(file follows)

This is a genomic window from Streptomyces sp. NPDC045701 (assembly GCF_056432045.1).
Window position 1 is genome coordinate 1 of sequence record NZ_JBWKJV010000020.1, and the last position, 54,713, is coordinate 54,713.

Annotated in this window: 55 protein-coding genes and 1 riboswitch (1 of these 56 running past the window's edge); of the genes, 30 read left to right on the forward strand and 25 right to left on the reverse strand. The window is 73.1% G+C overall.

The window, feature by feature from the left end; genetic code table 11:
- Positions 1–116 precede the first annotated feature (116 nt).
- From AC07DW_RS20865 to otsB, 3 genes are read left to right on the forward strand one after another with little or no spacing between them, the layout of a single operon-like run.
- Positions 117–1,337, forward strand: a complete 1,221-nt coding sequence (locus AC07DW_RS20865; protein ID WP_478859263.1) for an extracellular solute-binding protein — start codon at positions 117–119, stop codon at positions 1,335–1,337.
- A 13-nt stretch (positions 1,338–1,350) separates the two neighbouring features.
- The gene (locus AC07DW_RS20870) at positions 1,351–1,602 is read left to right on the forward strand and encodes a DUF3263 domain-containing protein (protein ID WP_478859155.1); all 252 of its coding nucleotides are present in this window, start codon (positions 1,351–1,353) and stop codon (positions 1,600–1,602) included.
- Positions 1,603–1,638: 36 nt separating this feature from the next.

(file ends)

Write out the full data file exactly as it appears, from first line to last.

This is a genomic window from Streptomyces sp. NPDC045701 (assembly GCF_056432045.1).
Window position 1 is genome coordinate 1 of sequence record NZ_JBWKJV010000020.1, and the last position, 54,713, is coordinate 54,713.

Annotated in this window: 55 protein-coding genes and 1 riboswitch (1 of these 56 running past the window's edge); of the genes, 30 read left to right on the forward strand and 25 right to left on the reverse strand. The window is 73.1% G+C overall.

The window, feature by feature from the left end; genetic code table 11:
- Positions 1–116 precede the first annotated feature (116 nt).
- From AC07DW_RS20865 to otsB, 3 genes are read left to right on the forward strand one after another with little or no spacing between them, the layout of a single operon-like run.
- Positions 117–1,337, forward strand: a complete 1,221-nt coding sequence (locus AC07DW_RS20865; protein ID WP_478859263.1) for an extracellular solute-binding protein — start codon at positions 117–119, stop codon at positions 1,335–1,337.
- A 13-nt stretch (positions 1,338–1,350) separates the two neighbouring features.
- The gene (locus AC07DW_RS20870) at positions 1,351–1,602 is read left to right on the forward strand and encodes a DUF3263 domain-containing protein (protein ID WP_478859155.1); all 252 of its coding nucleotides are present in this window, start codon (positions 1,351–1,353) and stop codon (positions 1,600–1,602) included.
- Positions 1,603–1,638: 36 nt separating this feature from the next.